I was working at one of the hospitals in New York and I was actually going for nursing. I had a lot of the nursing stuff done and my boss was like, "Hey, so we actually need somebody to do more of the technical stuff, and you're really good at this. We'll pay for your master’s if you want to do it. Do you want to do it?" I was like, "Wait, it's paid for? Yes, all for this idea." So, did that, got the degree, and then my second one is in translational medicine, which is bedside to bench, so bench meaning the lab and bench to bedside. I was in their third cohort, and I took it because I was like, "This is fantastic. Academia is pretty much getting into the vibe of biohacking. They're understanding that this needs to be more inclusive. It's going to be so great." I was wrong.

Tod Beardsley:

Oh, no.

Jen Ellis:

Boo.

Nina Alli:

I did a lot of my coursework in talking about what I had done already, and I was ten years older than the oldest person in the room, aside from the professors. I had a lot of discussions about, "Hey, you need to bring security into this as well. It's not just all of these other things." They were like, "Yeah, pooh-pooh, okay, fine." I was like, "No, guys, seriously. You know what I do, right? Look, this is a thing. This is real." I did a presentation on security in one of my classes and I got a C, just hardcore C. She would not change my grade. And I was like, "But it's real. Security is real. You said it's real. Why are you arguing with me?" She just hard no, wouldn't do it. I said, "That's okay, because at the end of the day, I have a degree, and nobody's going to look at my grades and go, well, you got a C in this class." And I will explain to them that I brought security to the forefront and you finger-wagged me and said no, and then you can have that talk with them.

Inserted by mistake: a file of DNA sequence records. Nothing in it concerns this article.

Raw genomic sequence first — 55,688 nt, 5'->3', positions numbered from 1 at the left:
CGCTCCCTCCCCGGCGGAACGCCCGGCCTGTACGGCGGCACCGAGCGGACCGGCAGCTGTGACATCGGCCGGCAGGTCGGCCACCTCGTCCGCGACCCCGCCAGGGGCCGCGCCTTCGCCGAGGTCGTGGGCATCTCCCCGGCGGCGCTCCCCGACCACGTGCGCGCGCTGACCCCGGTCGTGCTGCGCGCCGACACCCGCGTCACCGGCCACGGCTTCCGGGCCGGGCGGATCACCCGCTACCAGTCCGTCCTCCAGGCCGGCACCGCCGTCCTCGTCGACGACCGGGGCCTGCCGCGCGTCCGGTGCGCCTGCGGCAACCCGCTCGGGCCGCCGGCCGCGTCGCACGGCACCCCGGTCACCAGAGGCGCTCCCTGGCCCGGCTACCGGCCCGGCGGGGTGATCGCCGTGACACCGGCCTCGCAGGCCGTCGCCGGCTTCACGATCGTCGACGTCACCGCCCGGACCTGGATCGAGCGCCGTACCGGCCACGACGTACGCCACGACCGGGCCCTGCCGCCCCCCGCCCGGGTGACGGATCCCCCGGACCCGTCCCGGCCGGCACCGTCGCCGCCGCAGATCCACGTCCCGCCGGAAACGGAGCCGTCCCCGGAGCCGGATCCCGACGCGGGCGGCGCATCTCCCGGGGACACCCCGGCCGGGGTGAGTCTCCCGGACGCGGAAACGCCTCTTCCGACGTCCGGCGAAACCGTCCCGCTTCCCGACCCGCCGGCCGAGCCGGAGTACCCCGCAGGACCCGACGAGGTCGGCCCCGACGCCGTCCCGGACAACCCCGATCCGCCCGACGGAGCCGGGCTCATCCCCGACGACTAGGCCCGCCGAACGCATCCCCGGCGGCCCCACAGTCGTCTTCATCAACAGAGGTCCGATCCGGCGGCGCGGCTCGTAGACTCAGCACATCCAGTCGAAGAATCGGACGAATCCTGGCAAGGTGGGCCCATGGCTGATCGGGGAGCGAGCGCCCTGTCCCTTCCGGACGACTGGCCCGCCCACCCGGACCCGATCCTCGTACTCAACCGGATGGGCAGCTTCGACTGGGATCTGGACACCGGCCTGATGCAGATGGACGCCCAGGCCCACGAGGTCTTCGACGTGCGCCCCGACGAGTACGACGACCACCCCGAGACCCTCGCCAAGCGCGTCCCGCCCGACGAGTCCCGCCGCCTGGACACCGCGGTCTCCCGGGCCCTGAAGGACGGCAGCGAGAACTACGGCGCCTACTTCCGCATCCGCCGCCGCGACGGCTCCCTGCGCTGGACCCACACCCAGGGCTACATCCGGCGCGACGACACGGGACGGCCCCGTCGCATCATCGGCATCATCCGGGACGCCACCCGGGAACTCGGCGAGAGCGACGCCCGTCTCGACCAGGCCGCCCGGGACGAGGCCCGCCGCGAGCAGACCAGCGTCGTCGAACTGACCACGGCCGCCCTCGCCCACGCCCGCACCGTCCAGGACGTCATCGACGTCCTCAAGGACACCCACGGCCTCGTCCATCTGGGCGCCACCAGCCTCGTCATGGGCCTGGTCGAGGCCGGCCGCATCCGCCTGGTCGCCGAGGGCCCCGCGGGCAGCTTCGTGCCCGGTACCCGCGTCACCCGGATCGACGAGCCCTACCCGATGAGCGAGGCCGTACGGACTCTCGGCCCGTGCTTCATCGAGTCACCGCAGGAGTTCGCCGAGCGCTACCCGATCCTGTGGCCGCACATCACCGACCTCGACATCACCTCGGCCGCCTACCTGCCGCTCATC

Jen Ellis:

When you got the C, were they like, "No, security's not relevant."

Nina Alli:

Yeah. Yeah.

Jen Ellis:

Well, I feel like probably lots of people who listen to this can relate to that, because they've probably been told that security needs to go away at some point.

Tod Beardsley:

Security is job four.

Jen Ellis:

How did you get from there to the Village?

Nina Alli: